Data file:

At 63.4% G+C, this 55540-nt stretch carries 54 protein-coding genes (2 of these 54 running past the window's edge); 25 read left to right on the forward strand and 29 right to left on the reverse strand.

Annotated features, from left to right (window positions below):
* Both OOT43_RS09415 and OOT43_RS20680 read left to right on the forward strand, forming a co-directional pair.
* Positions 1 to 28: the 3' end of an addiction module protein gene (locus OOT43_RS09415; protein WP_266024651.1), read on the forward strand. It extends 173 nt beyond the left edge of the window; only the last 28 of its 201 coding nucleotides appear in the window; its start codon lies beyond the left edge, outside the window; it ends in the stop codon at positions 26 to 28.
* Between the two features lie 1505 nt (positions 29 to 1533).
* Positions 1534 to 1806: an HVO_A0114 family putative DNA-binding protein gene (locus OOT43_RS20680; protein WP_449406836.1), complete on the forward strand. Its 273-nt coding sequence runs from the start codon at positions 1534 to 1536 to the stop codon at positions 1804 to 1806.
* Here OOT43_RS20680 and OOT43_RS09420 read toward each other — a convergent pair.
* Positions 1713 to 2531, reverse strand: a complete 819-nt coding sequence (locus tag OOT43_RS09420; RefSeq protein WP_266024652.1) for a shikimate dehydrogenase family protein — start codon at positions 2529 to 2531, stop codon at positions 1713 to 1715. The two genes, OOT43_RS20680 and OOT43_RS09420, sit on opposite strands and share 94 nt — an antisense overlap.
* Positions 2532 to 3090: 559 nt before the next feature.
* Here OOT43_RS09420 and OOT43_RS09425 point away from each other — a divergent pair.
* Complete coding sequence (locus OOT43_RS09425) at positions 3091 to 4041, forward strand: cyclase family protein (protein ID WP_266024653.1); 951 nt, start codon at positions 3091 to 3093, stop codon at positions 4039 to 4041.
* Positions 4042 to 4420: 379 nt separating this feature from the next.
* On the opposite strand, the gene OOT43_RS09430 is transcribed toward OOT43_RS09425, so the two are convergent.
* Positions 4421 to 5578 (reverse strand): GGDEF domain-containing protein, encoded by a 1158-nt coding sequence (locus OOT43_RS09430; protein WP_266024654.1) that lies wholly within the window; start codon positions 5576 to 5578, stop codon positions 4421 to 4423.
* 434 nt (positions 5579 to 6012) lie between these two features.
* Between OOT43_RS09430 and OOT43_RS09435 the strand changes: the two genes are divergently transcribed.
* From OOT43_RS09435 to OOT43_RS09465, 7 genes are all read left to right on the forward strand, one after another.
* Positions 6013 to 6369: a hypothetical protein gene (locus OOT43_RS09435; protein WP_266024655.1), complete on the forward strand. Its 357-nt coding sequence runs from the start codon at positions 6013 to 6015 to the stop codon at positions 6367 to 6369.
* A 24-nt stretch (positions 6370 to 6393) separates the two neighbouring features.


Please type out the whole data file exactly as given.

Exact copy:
At 63.4% G+C, this 55540-nt stretch carries 54 protein-coding genes (2 of these 54 running past the window's edge); 25 read left to right on the forward strand and 29 right to left on the reverse strand.

Annotated features, from left to right (window positions below):
* Both OOT43_RS09415 and OOT43_RS20680 read left to right on the forward strand, forming a co-directional pair.
* Positions 1 to 28: the 3' end of an addiction module protein gene (locus OOT43_RS09415; protein WP_266024651.1), read on the forward strand. It extends 173 nt beyond the left edge of the window; only the last 28 of its 201 coding nucleotides appear in the window; its start codon lies beyond the left edge, outside the window; it ends in the stop codon at positions 26 to 28.
* Between the two features lie 1505 nt (positions 29 to 1533).
* Positions 1534 to 1806: an HVO_A0114 family putative DNA-binding protein gene (locus OOT43_RS20680; protein WP_449406836.1), complete on the forward strand. Its 273-nt coding sequence runs from the start codon at positions 1534 to 1536 to the stop codon at positions 1804 to 1806.
* Here OOT43_RS20680 and OOT43_RS09420 read toward each other — a convergent pair.
* Positions 1713 to 2531, reverse strand: a complete 819-nt coding sequence (locus tag OOT43_RS09420; RefSeq protein WP_266024652.1) for a shikimate dehydrogenase family protein — start codon at positions 2529 to 2531, stop codon at positions 1713 to 1715. The two genes, OOT43_RS20680 and OOT43_RS09420, sit on opposite strands and share 94 nt — an antisense overlap.
* Positions 2532 to 3090: 559 nt before the next feature.
* Here OOT43_RS09420 and OOT43_RS09425 point away from each other — a divergent pair.
* Complete coding sequence (locus OOT43_RS09425) at positions 3091 to 4041, forward strand: cyclase family protein (protein ID WP_266024653.1); 951 nt, start codon at positions 3091 to 3093, stop codon at positions 4039 to 4041.
* Positions 4042 to 4420: 379 nt separating this feature from the next.
* On the opposite strand, the gene OOT43_RS09430 is transcribed toward OOT43_RS09425, so the two are convergent.
* Positions 4421 to 5578 (reverse strand): GGDEF domain-containing protein, encoded by a 1158-nt coding sequence (locus OOT43_RS09430; protein WP_266024654.1) that lies wholly within the window; start codon positions 5576 to 5578, stop codon positions 4421 to 4423.
* 434 nt (positions 5579 to 6012) lie between these two features.
* Between OOT43_RS09430 and OOT43_RS09435 the strand changes: the two genes are divergently transcribed.
* From OOT43_RS09435 to OOT43_RS09465, 7 genes are all read left to right on the forward strand, one after another.
* Positions 6013 to 6369: a hypothetical protein gene (locus OOT43_RS09435; protein WP_266024655.1), complete on the forward strand. Its 357-nt coding sequence runs from the start codon at positions 6013 to 6015 to the stop codon at positions 6367 to 6369.
* A 24-nt stretch (positions 6370 to 6393) separates the two neighbouring features.